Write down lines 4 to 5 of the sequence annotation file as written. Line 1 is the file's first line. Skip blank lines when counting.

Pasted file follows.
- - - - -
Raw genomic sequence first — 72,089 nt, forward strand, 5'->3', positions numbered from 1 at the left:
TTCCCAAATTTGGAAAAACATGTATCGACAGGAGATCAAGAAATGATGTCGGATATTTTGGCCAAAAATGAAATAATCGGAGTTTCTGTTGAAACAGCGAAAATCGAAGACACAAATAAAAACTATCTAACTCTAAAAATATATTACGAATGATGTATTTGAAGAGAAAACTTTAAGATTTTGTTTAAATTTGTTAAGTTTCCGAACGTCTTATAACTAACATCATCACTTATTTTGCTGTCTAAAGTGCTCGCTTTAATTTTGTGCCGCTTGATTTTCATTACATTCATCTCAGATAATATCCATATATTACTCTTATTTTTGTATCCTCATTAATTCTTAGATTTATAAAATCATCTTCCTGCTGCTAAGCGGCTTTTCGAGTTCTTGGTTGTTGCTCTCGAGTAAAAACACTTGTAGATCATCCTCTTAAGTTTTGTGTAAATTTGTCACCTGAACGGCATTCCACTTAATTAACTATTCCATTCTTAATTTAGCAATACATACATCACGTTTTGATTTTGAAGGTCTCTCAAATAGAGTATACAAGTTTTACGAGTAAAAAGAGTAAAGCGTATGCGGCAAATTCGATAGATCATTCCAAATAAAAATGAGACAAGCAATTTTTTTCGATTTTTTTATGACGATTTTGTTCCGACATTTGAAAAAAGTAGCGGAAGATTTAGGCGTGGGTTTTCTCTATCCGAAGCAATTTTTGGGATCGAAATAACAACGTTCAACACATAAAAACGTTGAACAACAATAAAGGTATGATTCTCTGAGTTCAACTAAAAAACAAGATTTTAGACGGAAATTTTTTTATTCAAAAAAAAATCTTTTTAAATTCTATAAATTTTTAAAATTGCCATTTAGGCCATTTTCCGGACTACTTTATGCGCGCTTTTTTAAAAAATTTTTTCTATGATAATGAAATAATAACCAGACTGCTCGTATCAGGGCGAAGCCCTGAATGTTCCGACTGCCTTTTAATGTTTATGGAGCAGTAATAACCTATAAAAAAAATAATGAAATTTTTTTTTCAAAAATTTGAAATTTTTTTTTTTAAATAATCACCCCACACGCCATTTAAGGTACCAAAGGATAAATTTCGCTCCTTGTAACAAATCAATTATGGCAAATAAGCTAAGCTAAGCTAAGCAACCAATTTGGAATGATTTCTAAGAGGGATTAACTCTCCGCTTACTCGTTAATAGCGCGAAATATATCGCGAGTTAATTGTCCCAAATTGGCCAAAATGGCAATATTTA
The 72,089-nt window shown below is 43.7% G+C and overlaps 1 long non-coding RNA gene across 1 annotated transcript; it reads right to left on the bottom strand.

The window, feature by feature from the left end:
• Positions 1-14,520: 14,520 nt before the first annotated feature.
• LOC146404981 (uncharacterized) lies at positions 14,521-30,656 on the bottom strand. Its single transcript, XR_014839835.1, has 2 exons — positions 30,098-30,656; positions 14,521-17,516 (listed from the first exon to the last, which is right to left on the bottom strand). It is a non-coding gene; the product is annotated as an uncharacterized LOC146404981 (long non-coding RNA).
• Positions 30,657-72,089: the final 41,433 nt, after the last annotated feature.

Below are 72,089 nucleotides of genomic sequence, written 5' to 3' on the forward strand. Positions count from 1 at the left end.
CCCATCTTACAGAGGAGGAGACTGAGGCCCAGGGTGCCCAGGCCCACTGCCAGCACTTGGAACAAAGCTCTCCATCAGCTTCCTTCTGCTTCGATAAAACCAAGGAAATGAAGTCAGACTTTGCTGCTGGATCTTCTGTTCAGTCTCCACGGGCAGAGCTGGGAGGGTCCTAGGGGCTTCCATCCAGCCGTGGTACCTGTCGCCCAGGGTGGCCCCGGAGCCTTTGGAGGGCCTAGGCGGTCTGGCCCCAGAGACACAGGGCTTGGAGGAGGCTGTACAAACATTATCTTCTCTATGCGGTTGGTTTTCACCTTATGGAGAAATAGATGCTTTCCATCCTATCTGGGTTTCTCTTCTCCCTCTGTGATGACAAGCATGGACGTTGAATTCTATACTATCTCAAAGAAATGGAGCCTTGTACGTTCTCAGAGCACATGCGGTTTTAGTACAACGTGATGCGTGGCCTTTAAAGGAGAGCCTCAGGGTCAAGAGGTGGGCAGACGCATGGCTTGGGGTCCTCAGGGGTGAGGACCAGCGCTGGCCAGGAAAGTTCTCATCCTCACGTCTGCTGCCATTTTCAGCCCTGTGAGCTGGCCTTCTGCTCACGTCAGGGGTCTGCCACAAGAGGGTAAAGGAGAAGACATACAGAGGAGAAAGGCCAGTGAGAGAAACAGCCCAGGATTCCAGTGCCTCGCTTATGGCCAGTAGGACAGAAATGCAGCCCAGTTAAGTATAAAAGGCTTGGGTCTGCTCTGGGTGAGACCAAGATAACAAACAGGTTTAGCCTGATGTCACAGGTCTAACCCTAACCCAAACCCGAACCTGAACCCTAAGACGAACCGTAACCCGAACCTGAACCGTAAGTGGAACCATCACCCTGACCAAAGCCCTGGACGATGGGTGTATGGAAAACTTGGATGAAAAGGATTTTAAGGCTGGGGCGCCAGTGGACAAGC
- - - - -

The window, feature by feature from the left end:
• Positions 1-14,520: 14,520 nt before the first annotated feature.